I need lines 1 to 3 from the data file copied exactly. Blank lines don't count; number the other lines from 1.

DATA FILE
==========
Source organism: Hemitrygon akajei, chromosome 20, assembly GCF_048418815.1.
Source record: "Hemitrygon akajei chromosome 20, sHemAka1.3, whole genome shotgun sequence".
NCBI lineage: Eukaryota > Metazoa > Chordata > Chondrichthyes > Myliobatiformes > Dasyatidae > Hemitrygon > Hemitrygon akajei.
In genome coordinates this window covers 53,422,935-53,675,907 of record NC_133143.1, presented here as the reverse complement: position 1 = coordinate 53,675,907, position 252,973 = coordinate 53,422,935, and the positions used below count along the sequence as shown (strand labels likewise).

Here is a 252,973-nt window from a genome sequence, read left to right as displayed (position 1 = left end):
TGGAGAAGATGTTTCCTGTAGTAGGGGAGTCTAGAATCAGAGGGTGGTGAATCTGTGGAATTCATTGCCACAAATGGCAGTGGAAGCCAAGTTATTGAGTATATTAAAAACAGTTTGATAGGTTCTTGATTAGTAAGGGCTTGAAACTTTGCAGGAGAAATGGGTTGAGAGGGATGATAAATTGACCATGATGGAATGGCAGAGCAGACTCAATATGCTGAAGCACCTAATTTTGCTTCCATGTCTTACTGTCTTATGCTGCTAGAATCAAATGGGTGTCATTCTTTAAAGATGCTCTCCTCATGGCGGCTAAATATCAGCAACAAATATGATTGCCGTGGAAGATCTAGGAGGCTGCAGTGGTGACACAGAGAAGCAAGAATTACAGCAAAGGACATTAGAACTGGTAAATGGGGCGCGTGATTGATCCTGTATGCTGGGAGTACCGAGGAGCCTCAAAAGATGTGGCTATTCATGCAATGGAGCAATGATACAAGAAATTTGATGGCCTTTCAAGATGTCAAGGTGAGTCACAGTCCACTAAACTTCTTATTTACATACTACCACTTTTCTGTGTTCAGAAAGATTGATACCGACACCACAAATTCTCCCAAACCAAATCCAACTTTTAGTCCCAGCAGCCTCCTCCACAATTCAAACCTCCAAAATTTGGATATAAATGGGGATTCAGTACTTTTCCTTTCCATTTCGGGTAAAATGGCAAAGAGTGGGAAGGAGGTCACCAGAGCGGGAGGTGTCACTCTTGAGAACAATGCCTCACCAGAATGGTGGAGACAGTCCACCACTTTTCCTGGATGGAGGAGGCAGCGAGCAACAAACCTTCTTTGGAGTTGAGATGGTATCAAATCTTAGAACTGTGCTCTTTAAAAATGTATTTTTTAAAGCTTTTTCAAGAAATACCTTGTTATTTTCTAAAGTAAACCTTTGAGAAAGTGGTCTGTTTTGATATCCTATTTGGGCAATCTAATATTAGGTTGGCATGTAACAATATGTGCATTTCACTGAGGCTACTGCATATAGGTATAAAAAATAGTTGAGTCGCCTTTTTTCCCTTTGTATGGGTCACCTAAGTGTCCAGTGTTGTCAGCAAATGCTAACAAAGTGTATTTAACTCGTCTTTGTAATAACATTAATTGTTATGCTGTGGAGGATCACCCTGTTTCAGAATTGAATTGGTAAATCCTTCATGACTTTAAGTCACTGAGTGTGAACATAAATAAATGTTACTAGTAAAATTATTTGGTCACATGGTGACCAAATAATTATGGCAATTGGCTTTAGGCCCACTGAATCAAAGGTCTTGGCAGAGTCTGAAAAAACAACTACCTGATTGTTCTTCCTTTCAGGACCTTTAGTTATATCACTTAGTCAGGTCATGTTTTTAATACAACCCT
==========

Source organism: Hemitrygon akajei, chromosome 20, assembly GCF_048418815.1.
Source record: "Hemitrygon akajei chromosome 20, sHemAka1.3, whole genome shotgun sequence".
NCBI lineage: Eukaryota > Metazoa > Chordata > Chondrichthyes > Myliobatiformes > Dasyatidae > Hemitrygon > Hemitrygon akajei.